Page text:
In the movie Finding Nemo an adventurous young fish wishes to break free from the strict world his father constructed under the reef. During a school field trip, he escapes and swims into the open ocean. Nemo eventually gets lost and finds himself in Australia. Without the support of adults, Nemo has to rely on his own intellect and expertise to survive and find his father Marlin. I refer to the deep ocean in this movie as a metaphor for language learning throughout this blog post.
Language learning (for me) tends to feel like swimming deeper and deeper into the ocean. Just like Nemo, Marlin, and their friend Dory have to avoid unexpected hurdles (such as getting caught in a strong current or being eaten by a shark), becoming fluent requires a language learner to prepare for obstacles as well. Just as Nemo and Marlin are forced to fumble their way through the mysterious ocean, we (language learners) have to expect the unexpected, such as pronouncing a challenging vowel, misspelling the target language, and/or singing a song in the target language off tune. Technique: Mumble helps us work through language challenges….and there are many. Pronouncing a series of difficult words, forgetting a useful adverb, or counting backward in the target language are obstacles we should expect to encounter. In preparation to learn, sometimes we have an entire intricate plan, have collected the “perfect” props, and have invited the perfect fluent speaker to teach us and we still struggle reaching our end goal. Instead of focusing on the perceived failure to correctly speak the language, WAYK invites you, the reader, to use Technique: Mumble.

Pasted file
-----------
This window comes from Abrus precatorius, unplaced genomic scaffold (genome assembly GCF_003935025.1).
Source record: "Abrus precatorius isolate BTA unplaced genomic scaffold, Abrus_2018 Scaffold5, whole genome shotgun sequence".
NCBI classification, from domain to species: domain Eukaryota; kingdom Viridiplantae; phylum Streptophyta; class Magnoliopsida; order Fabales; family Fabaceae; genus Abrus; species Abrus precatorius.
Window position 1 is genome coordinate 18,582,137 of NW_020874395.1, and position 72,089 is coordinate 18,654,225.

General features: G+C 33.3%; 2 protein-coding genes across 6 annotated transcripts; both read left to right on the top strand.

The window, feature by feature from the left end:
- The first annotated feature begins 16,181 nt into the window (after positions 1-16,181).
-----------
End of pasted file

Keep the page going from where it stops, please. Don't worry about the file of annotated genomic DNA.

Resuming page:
Instructions: Raise your right finger and place parallel to your mouth. Slightly move your finger up and down. This motion reminds the people you are speaking with that you are unsure of the pronunciation, and that you are mumbling. TQ: Mumble also allows you to literally mumble entire words, phrases, and sentences, even when you are unsure what you are you saying or if the pronunciation is correct. This also signals to the other speakers that you would like to carry on with the conversation and fix the mumble later. During immersion, instead of halting or quitting entirely when a mistake is made, it is easier to just acknowledge the mumble and continue speaking in the target language. You can fix the part you mumbled afterward, outside of immersion time.
In one scene of Finding Nemo, Marlin and Dory are stuck inside the stomach of a large whale. Marlin is clinging to the wall, terrified to let go. He is imagining this may be the end of his hunt to find his son Nemo. We hear Dory yell “Just let go!” Letting go of the whale means that Marlin (who is very Type A) will have to relinquish his ability to control the journey, and allow an outside source (the strong water current inside of the whale) to direct his journey. This is what Technique: Mumble in essence encourages.
Post authored by Talia.